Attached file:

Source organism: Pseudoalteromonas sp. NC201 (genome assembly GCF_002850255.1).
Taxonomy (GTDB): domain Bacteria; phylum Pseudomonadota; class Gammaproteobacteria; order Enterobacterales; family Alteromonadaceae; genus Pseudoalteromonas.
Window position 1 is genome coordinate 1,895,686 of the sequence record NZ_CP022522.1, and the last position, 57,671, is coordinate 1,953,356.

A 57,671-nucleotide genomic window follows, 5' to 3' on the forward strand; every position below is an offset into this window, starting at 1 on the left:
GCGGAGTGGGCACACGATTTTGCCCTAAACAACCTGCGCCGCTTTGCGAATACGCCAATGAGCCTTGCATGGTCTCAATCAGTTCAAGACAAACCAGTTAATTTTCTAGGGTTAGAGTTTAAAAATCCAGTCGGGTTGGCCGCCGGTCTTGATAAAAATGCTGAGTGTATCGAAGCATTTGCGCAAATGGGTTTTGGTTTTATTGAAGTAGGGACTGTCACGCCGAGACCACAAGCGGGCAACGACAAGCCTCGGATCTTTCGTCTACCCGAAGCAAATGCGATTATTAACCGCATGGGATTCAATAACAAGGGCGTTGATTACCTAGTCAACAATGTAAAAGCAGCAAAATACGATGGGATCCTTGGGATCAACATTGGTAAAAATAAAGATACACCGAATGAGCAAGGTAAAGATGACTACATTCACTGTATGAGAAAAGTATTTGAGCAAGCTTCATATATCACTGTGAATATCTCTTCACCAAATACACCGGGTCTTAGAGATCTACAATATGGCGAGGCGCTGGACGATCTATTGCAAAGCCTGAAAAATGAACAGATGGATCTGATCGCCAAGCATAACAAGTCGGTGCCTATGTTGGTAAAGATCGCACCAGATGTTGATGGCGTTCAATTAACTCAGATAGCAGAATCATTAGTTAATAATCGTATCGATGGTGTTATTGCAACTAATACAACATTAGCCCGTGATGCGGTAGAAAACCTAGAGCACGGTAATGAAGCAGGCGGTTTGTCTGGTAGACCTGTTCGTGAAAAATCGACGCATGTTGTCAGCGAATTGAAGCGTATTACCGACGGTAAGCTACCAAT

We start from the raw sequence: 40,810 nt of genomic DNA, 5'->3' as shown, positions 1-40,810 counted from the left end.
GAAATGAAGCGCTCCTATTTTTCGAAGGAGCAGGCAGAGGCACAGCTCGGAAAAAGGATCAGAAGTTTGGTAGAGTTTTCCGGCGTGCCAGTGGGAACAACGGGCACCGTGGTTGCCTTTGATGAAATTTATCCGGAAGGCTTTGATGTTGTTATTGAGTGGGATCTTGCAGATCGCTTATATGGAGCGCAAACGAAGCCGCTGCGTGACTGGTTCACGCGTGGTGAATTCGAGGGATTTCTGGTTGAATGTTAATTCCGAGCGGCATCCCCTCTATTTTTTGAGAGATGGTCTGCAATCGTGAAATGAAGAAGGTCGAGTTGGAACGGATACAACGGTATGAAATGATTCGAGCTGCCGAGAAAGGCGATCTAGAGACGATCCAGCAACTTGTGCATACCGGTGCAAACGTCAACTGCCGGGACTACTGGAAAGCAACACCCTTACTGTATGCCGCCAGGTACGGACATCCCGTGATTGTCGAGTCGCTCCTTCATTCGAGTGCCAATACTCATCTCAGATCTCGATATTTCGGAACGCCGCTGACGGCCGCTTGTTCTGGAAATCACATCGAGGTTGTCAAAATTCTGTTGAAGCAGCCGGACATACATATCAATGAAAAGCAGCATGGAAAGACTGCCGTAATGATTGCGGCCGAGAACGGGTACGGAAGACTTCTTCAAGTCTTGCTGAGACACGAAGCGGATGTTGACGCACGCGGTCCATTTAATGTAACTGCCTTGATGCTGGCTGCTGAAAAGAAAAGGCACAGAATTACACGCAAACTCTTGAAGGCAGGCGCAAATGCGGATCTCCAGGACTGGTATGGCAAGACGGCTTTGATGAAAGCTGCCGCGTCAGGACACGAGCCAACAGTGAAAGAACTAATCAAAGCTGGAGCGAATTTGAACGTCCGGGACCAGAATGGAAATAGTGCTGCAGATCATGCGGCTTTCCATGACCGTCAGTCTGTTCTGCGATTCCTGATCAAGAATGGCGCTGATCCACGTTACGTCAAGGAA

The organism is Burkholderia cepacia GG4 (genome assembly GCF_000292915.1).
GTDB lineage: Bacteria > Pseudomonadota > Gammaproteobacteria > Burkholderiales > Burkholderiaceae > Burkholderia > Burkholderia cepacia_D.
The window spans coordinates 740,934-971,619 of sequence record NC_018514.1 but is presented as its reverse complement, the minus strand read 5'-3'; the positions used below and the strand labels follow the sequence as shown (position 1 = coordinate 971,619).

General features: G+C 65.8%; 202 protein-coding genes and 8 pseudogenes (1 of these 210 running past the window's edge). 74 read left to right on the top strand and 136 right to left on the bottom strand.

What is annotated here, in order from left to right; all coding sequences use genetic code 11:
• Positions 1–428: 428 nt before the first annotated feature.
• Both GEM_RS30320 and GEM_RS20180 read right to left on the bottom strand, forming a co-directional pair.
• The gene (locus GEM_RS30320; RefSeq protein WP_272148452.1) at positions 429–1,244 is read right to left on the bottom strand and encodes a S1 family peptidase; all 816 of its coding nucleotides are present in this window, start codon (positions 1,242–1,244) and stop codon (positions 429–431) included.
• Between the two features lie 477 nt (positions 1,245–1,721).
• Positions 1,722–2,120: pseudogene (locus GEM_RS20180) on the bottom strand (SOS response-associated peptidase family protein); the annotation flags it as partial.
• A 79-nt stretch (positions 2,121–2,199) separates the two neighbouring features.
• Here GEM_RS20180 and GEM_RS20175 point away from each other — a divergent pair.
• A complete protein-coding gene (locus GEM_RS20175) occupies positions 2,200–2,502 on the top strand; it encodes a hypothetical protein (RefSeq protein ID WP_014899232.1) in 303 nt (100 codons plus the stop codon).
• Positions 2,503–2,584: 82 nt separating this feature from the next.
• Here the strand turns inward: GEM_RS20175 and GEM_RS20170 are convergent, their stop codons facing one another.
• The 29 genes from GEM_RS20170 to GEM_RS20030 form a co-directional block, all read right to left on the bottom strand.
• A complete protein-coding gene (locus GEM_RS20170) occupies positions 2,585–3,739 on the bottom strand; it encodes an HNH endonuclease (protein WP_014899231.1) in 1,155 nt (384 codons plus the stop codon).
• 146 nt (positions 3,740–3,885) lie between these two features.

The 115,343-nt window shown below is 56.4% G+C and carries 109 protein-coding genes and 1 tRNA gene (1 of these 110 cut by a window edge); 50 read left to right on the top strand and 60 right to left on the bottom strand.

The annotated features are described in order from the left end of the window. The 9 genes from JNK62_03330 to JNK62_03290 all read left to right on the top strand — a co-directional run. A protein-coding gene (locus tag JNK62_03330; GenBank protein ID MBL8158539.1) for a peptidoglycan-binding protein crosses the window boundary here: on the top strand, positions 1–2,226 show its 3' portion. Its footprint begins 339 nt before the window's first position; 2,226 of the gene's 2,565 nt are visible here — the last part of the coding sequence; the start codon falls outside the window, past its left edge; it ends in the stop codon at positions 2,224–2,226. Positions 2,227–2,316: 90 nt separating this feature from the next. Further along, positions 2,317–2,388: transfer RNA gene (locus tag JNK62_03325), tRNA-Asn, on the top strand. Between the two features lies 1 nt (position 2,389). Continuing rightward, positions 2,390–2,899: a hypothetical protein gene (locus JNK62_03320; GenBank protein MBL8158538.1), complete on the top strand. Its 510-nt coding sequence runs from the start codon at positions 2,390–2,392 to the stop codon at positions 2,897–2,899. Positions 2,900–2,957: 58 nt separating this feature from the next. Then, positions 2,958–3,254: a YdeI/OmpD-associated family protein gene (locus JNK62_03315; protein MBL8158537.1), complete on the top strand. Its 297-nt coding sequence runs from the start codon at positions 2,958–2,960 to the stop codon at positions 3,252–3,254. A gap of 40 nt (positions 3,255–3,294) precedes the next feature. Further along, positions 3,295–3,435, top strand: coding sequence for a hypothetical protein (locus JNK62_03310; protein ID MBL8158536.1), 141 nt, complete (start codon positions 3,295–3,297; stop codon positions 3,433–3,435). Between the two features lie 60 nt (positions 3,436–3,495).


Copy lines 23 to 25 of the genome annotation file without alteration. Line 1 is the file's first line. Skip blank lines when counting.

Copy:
• The 29 genes from GEM_RS20170 to GEM_RS20030 form a co-directional block, all read right to left on the bottom strand.
• A complete protein-coding gene (locus GEM_RS20170) occupies positions 2,585–3,739 on the bottom strand; it encodes an HNH endonuclease (protein WP_014899231.1) in 1,155 nt (384 codons plus the stop codon).
• 146 nt (positions 3,740–3,885) lie between these two features.